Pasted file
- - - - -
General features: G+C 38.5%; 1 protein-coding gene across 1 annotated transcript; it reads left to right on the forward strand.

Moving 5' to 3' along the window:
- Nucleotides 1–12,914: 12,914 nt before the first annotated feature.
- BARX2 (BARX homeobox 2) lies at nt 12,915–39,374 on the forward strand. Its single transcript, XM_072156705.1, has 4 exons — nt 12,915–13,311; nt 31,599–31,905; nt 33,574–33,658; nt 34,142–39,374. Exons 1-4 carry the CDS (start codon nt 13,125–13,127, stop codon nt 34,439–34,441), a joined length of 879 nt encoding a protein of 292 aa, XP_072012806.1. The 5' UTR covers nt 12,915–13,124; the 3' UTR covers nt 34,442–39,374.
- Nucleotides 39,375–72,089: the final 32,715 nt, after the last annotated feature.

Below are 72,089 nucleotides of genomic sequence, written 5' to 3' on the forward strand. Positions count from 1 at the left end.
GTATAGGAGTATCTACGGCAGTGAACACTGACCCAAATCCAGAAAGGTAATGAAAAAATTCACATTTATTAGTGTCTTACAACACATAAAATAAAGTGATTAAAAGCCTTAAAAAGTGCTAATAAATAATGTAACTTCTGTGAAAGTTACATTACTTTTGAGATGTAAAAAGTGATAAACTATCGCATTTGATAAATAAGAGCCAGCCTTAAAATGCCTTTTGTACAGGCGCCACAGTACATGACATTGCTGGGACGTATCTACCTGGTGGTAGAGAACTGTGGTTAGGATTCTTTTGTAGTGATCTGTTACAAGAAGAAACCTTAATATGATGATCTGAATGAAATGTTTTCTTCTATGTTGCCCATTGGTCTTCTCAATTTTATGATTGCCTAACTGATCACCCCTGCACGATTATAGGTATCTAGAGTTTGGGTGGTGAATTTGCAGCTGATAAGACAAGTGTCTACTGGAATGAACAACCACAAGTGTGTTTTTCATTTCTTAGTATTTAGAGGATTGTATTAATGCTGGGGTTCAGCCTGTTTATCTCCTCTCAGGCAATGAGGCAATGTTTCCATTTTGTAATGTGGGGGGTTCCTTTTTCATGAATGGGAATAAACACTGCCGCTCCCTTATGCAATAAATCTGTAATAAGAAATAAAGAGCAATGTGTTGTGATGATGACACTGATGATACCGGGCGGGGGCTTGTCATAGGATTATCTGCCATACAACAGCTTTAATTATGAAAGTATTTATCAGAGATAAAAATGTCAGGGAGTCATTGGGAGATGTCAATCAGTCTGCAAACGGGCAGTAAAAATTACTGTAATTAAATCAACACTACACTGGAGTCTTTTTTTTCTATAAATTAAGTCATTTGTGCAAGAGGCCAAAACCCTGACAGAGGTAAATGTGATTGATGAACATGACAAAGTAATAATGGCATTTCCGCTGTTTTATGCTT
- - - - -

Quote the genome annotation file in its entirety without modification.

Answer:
General features: G+C 38.5%; 1 protein-coding gene across 1 annotated transcript; it reads left to right on the forward strand.

Moving 5' to 3' along the window:
- Nucleotides 1–12,914: 12,914 nt before the first annotated feature.
- BARX2 (BARX homeobox 2) lies at nt 12,915–39,374 on the forward strand. Its single transcript, XM_072156705.1, has 4 exons — nt 12,915–13,311; nt 31,599–31,905; nt 33,574–33,658; nt 34,142–39,374. Exons 1-4 carry the CDS (start codon nt 13,125–13,127, stop codon nt 34,439–34,441), a joined length of 879 nt encoding a protein of 292 aa, XP_072012806.1. The 5' UTR covers nt 12,915–13,124; the 3' UTR covers nt 34,442–39,374.
- Nucleotides 39,375–72,089: the final 32,715 nt, after the last annotated feature.

Below are 72,089 nucleotides of genomic sequence, written 5' to 3' on the forward strand. Positions count from 1 at the left end.
GTATAGGAGTATCTACGGCAGTGAACACTGACCCAAATCCAGAAAGGTAATGAAAAAATTCACATTTATTAGTGTCTTACAACACATAAAATAAAGTGATTAAAAGCCTTAAAAAGTGCTAATAAATAATGTAACTTCTGTGAAAGTTACATTACTTTTGAGATGTAAAAAGTGATAAACTATCGCATTTGATAAATAAGAGCCAGCCTTAAAATGCCTTTTGTACAGGCGCCACAGTACATGACATTGCTGGGACGTATCTACCTGGTGGTAGAGAACTGTGGTTAGGATTCTTTTGTAGTGATCTGTTACAAGAAGAAACCTTAATATGATGATCTGAATGAAATGTTTTCTTCTATGTTGCCCATTGGTCTTCTCAATTTTATGATTGCCTAACTGATCACCCCTGCACGATTATAGGTATCTAGAGTTTGGGTGGTGAATTTGCAGCTGATAAGACAAGTGTCTACTGGAATGAACAACCACAAGTGTGTTTTTCATTTCTTAGTATTTAGAGGATTGTATTAATGCTGGGGTTCAGCCTGTTTATCTCCTCTCAGGCAATGAGGCAATGTTTCCATTTTGTAATGTGGGGGGTTCCTTTTTCATGAATGGGAATAAACACTGCCGCTCCCTTATGCAATAAATCTGTAATAAGAAATAAAGAGCAATGTGTTGTGATGATGACACTGATGATACCGGGCGGGGGCTTGTCATAGGATTATCTGCCATACAACAGCTTTAATTATGAAAGTATTTATCAGAGATAAAAATGTCAGGGAGTCATTGGGAGATGTCAATCAGTCTGCAAACGGGCAGTAAAAATTACTGTAATTAAATCAACACTACACTGGAGTCTTTTTTTTCTATAAATTAAGTCATTTGTGCAAGAGGCCAAAACCCTGACAGAGGTAAATGTGATTGATGAACATGACAAAGTAATAATGGCATTTCCGCTGTTTTATGCTT